How do I cut 20mm porcelain patio slabs?  A quick and simple guide to the options available.

How do I cut 20mm porcelain patio slabs? A quick and simple guide to the options available.

20mm porcelain patio slabs are the latest revolution in landscaping.  They are ridiculously hard wearing and look, putting it simply, beautiful. They are easy to clean, last for years, are frostproof, so won’t crack or chip in the cold, and due to their strength can be used with a pedestal system for rapid installation.

The only downside with them though is they are difficult to cut.

Porcelain is an extremely hard material and 10mm thick interior porcelain tiles are difficult enough to cut let alone the 20mm thick exterior tiles.

There are 3 main options available when it comes to cutting 20mm porcelain slabs – manual cutting (score and snap method), dry diamond cutting (with an angle grinder) or the cleanest, but slowest way, wet diamond cutting (bridge saw).

The first option, manual cutting with a score and snap cutter, is the quickest way but you’ll find there are very few cutters on the market that will actually have the breaking power to snap a 20mm porcelain slab. It has been proven, unfortunately, that quite a few of the cutters that make the bold claim of being able to snap a 20mm porcelain slab, often actually can’t when used in the field.  With the score and snap method you’ll also always end up with a slightly jagged edge below the scored line which is due to the tile breaking and following small fissures and cracks in the tile which often aren’t visible to the naked eye.

Dry diamond cutting with an angle grinder is a popular option as there are some very good diamond blades on the market that can cut 20mm porcelain slabs quickly and effectively when fitted to an angle grinder. It’s relatively quick but can be fairly inaccurate if care is not taken when controlling the direction of the grinder.  The cut’s can often ‘wander’ a little leaving not such a clean, straight edge.  A lot of dangerous silica dust will also be generated by this method and we’d recommend using some kind of dust suppression system to prevent this.  Alternatively, a petrol disc cutter can be used which has an in built water feed but these are more difficult to control and may create an even more inaccurate cut.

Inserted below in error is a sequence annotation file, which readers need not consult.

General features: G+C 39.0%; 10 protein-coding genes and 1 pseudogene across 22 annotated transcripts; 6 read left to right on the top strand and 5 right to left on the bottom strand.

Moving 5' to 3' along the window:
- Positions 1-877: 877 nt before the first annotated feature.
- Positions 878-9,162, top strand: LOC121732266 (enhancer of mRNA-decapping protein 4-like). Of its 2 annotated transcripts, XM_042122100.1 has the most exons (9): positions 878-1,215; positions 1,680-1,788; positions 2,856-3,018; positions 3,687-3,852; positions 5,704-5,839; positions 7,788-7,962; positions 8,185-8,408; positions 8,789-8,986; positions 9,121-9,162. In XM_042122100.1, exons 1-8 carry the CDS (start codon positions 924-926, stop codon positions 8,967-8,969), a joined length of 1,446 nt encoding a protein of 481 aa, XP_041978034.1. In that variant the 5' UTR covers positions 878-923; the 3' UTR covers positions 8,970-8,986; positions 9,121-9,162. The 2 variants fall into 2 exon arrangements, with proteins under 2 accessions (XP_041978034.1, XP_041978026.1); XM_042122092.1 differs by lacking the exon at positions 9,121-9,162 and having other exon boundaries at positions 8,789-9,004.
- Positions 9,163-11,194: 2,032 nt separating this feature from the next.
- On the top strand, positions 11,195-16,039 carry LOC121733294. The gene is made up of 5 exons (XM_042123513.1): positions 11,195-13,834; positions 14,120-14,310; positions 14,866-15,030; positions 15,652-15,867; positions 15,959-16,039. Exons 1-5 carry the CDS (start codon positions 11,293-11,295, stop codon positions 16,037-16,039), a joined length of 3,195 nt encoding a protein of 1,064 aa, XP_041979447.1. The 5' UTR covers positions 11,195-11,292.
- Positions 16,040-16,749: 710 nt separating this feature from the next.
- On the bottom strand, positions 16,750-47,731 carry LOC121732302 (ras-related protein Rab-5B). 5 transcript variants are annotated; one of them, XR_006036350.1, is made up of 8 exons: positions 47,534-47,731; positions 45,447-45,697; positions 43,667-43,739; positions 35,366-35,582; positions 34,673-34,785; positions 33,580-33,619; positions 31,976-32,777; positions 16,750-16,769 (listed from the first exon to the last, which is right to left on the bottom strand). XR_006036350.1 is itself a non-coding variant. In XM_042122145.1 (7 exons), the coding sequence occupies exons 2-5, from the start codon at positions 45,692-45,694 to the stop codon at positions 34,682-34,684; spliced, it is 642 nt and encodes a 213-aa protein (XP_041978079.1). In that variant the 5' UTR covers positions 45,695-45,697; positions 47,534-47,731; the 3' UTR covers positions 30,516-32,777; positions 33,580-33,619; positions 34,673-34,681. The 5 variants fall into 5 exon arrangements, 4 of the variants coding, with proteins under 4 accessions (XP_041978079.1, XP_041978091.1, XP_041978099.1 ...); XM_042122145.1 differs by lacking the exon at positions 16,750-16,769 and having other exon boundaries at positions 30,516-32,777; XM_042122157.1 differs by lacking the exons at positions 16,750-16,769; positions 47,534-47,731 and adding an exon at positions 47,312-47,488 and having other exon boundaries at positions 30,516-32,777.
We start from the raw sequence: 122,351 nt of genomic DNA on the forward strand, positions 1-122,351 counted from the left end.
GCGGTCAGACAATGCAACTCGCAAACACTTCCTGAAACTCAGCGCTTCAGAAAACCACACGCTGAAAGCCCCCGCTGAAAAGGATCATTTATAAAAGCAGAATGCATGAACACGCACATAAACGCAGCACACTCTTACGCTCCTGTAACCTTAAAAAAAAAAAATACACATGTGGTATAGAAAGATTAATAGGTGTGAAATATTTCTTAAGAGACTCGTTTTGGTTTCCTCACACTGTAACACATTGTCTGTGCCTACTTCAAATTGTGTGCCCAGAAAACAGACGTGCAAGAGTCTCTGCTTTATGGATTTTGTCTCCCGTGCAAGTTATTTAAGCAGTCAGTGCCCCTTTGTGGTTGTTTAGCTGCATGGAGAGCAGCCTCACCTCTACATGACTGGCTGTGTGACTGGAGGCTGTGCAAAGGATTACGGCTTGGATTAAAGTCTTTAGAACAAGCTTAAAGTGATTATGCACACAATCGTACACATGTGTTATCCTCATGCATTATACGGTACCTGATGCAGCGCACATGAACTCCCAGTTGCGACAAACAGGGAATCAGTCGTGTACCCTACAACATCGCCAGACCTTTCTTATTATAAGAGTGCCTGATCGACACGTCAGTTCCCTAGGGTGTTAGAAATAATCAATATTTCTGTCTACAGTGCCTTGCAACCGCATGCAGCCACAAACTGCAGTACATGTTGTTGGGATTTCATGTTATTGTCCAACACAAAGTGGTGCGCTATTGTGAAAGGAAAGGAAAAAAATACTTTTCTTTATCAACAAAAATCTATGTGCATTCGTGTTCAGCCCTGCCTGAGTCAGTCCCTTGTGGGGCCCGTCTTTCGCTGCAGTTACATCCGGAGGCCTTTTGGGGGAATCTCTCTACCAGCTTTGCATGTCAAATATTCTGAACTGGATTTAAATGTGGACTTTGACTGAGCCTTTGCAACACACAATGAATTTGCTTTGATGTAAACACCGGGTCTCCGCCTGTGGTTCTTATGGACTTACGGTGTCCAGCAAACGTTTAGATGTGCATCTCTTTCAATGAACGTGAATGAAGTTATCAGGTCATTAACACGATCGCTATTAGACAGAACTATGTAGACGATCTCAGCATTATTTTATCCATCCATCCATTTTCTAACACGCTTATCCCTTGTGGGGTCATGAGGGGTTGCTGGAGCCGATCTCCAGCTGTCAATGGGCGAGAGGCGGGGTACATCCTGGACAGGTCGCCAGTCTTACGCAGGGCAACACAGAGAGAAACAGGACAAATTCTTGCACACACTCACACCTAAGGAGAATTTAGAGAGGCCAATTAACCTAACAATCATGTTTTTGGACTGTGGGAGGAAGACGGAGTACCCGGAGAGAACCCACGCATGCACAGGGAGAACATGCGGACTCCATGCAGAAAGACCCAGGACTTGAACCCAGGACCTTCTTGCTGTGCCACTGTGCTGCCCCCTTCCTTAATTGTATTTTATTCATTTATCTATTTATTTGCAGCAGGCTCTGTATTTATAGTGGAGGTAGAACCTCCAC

The third option is wet diamond cutting with a bridge tile saw.  This is the slowest option but will give you a superior finish to the cut edge of the slab.  The slab is placed on the bed of the saw and pushed up against the back fence, then the saw is pulled slowly through the slab allowing the diamond blade to cut cleanly and accurately whilst being fed with a steady stream of water.  Bridge saws are also bulky, expensive machines so they are often hired by contractors on a job by job basis rather than purchased and stored.

So, in summary, the quickest ways are with a manual score and snap cutter (if you can find one that will do the job) or an angle grinder.  Both options will leave you with a clean enough cut but not perfect if done properly.  The option to get the best cut is with an overhead bridge tile saw but this can be time consuming and expensive.